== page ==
As the drive-through penalty was imposed at the end of the race, 25 seconds were added to the driver's elapsed race time in accordance with Article 16.3 of the FIA 2008 Formula One Sporting Regulations.

Article 152 of the International Sporting Code states that drive-through penalties are "not susceptible to appeal."

The competitor Vodafone McLaren Mercedes appealed the Steward's decision before the International Court of Appeal in a hearing in Paris on September 22nd.

Having heard the explanations of the parties the Court has concluded that the appeal is inadmissible."



I'm reporting this comment as:

Reported comments and users are reviewed by Autoblog staff 24 hours a day, seven days a week to determine whether they violate Community Guideline. Accounts are penalized for Community Guidelines violations and serious or repeated violations can lead to account termination.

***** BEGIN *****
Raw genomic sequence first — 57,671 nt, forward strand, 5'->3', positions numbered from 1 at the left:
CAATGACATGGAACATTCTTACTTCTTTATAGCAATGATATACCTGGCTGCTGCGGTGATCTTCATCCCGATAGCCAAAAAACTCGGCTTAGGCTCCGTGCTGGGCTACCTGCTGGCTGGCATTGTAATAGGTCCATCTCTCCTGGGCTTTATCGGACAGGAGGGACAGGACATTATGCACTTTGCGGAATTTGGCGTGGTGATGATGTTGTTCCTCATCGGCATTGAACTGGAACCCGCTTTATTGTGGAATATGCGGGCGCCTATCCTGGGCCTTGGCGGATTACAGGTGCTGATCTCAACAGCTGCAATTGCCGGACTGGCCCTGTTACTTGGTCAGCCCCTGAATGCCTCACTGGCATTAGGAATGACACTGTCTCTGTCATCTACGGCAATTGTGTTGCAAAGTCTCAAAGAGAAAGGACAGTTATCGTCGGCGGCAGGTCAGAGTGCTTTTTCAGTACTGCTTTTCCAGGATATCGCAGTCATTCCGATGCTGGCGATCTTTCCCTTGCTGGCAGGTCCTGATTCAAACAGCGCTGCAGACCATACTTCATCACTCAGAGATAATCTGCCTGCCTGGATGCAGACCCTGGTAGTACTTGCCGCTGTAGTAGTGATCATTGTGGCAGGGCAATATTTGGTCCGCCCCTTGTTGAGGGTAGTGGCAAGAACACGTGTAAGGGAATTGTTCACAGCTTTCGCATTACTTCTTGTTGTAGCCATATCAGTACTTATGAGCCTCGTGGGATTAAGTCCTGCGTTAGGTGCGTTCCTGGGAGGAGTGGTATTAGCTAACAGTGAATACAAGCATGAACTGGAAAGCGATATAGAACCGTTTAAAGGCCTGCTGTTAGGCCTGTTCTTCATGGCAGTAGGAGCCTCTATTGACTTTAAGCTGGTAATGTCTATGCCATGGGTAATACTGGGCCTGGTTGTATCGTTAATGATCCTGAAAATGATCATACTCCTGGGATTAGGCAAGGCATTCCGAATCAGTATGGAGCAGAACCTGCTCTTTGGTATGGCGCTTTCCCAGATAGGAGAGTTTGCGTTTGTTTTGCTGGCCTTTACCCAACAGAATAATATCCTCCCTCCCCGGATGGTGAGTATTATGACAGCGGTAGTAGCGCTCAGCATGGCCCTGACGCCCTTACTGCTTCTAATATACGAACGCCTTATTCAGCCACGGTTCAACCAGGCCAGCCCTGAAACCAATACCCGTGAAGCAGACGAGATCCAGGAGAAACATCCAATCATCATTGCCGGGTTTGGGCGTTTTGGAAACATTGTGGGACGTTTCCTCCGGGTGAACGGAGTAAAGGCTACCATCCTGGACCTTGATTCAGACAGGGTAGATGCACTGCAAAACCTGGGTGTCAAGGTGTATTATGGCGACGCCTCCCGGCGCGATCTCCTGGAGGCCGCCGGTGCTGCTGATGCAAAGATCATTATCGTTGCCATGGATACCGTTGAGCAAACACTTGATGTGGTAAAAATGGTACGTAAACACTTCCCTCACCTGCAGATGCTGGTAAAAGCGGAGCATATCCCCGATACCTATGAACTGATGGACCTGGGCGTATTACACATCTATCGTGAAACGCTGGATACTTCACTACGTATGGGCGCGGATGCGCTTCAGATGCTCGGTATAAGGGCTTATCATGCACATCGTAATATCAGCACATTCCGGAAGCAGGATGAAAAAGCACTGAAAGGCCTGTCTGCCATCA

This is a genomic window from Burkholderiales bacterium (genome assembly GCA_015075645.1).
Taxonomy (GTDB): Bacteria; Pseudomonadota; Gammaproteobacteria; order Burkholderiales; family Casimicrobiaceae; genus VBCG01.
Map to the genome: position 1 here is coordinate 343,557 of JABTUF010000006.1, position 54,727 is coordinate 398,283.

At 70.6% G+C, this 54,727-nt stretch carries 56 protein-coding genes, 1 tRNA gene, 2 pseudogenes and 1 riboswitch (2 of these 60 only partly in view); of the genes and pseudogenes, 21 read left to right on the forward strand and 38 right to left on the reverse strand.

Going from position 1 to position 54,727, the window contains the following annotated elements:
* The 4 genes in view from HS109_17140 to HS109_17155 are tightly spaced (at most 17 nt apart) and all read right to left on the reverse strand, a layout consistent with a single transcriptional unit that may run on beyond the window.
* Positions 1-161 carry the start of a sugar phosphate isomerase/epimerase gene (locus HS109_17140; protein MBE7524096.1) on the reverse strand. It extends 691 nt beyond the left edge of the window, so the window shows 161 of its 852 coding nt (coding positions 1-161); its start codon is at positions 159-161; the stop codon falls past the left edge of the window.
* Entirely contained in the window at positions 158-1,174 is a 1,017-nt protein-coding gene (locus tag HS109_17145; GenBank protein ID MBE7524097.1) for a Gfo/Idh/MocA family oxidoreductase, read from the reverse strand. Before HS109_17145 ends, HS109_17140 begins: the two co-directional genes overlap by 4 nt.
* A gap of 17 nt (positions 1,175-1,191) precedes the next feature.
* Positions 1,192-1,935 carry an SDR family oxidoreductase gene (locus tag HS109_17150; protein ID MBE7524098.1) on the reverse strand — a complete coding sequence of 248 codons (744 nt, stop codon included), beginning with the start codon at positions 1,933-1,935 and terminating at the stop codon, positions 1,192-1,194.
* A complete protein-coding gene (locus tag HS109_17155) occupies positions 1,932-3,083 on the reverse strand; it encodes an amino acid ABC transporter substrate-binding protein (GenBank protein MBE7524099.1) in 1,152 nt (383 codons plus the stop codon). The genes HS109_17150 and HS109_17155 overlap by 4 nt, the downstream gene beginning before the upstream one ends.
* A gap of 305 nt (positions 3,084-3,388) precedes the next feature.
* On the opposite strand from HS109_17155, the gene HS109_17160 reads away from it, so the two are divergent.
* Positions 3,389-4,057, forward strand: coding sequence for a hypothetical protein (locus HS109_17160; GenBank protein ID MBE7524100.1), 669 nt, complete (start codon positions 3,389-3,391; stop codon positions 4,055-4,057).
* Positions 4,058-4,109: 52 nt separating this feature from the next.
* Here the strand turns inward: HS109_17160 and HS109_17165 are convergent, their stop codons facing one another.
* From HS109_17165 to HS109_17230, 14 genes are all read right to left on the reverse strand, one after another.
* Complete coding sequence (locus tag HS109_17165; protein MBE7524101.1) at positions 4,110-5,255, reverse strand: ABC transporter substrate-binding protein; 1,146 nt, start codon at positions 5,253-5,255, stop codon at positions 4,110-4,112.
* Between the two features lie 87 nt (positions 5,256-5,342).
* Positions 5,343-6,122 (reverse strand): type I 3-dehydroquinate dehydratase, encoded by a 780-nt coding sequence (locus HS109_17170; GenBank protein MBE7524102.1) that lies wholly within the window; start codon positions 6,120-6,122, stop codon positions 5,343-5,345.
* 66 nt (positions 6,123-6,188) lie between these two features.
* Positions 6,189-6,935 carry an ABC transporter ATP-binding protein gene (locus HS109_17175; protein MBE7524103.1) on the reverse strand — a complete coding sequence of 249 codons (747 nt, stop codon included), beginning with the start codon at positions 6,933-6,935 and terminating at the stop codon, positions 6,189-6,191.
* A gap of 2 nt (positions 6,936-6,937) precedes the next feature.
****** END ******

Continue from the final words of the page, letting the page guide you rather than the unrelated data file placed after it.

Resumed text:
• 1 Second Ago
  • 40 Comments
      • 6 Years Ago
      Man, Lewis. Never button up the second button. At lot to learn you still have, young race driver.
        • 6 Years Ago
        First thing that came to my mind as well ;)
      • 6 Years Ago
      I'm sorry to thread jack, but I'm new to F1 and addicted. I would love to actually be able to watch these races as I live in the states. How are you guys watching the races on TV in the US?
        • 6 Years Ago
        Actually technically only on Speed when FOX isn't carrying it. But most of the time FOX doesn't carry it, so it's usually on Speed.
        • 6 Years Ago